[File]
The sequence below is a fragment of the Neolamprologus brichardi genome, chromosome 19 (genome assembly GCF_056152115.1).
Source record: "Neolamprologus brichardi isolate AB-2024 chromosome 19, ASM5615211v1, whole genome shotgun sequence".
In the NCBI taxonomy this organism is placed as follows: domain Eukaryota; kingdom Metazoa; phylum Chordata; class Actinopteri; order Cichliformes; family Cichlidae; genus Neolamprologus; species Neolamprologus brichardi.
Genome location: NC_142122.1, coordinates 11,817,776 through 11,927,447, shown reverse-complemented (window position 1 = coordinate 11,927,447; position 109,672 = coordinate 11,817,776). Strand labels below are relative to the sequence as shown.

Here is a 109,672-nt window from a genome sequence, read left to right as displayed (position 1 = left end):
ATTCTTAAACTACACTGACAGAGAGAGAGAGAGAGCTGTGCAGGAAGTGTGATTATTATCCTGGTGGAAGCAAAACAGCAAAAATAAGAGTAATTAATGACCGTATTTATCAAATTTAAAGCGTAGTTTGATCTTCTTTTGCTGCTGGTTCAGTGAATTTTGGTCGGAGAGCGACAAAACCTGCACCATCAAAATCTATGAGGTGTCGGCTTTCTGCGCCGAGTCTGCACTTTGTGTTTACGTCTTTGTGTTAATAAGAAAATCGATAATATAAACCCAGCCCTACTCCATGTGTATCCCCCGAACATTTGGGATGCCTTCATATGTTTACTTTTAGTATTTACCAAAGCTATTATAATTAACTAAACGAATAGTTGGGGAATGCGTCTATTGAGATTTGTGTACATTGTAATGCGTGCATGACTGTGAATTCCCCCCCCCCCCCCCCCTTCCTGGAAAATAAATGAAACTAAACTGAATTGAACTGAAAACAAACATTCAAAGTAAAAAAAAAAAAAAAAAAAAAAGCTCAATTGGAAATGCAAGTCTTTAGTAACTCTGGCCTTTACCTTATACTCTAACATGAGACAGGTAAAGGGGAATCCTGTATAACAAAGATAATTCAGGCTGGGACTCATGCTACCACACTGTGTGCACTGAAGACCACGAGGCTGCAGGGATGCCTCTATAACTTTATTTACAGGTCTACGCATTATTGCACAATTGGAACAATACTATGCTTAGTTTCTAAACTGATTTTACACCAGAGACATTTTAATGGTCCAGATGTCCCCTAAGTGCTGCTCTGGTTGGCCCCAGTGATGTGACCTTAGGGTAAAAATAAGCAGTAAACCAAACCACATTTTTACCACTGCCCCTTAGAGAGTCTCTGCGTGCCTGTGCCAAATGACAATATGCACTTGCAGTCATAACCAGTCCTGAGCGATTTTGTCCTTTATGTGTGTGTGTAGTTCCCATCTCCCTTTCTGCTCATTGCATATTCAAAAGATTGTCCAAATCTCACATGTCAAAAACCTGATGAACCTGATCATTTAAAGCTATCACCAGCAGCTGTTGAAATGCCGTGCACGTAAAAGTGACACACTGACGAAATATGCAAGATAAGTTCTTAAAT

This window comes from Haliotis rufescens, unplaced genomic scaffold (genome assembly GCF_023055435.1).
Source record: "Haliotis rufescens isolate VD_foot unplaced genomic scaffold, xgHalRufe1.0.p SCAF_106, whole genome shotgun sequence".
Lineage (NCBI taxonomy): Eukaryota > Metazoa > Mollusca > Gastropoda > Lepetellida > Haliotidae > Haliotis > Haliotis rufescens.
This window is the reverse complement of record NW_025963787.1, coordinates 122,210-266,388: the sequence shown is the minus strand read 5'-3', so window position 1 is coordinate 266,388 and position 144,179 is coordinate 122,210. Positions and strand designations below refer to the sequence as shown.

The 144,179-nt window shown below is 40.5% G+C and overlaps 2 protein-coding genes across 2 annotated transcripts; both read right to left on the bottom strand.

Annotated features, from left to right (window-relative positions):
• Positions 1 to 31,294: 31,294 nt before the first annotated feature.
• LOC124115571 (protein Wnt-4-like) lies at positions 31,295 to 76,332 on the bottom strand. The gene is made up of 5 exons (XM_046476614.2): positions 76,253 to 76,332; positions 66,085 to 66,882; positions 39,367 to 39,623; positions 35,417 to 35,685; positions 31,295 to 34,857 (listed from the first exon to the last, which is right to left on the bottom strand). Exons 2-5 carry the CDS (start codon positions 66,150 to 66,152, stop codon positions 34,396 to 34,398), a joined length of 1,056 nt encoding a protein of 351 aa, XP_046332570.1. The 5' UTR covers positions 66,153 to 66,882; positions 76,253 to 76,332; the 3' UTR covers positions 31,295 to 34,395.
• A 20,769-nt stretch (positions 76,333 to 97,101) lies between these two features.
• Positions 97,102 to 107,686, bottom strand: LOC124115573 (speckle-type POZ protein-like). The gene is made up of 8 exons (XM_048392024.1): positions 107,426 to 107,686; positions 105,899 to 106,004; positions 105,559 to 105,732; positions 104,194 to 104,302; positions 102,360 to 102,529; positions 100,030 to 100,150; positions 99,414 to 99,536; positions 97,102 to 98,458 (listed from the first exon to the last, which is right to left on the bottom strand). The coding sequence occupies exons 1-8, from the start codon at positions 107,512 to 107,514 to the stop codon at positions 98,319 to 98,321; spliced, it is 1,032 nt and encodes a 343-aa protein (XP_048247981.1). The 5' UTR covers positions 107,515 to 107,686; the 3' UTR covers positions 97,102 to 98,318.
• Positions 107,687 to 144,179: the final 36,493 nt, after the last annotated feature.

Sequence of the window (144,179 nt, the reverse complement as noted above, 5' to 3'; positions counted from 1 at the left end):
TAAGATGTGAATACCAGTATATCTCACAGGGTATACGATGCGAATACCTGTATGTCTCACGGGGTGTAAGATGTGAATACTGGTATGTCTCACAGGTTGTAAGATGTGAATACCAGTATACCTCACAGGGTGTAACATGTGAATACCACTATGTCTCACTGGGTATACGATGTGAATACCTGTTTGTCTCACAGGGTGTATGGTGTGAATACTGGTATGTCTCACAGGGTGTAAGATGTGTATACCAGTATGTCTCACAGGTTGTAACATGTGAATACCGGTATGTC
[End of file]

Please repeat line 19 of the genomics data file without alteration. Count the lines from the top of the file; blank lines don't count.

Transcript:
TAAGATGTGAATACCAGTATATCTCACAGGGTATACGATGCGAATACCTGTATGTCTCACGGGGTGTAAGATGTGAATACTGGTATGTCTCACAGGTTGTAAGATGTGAATACCAGTATACCTCACAGGGTGTAACATGTGAATACCACTATGTCTCACTGGGTATACGATGTGAATACCTGTTTGTCTCACAGGGTGTATGGTGTGAATACTGGTATGTCTCACAGGGTGTAAGATGTGTATACCAGTATGTCTCACAGGTTGTAACATGTGAATACCGGTATGTC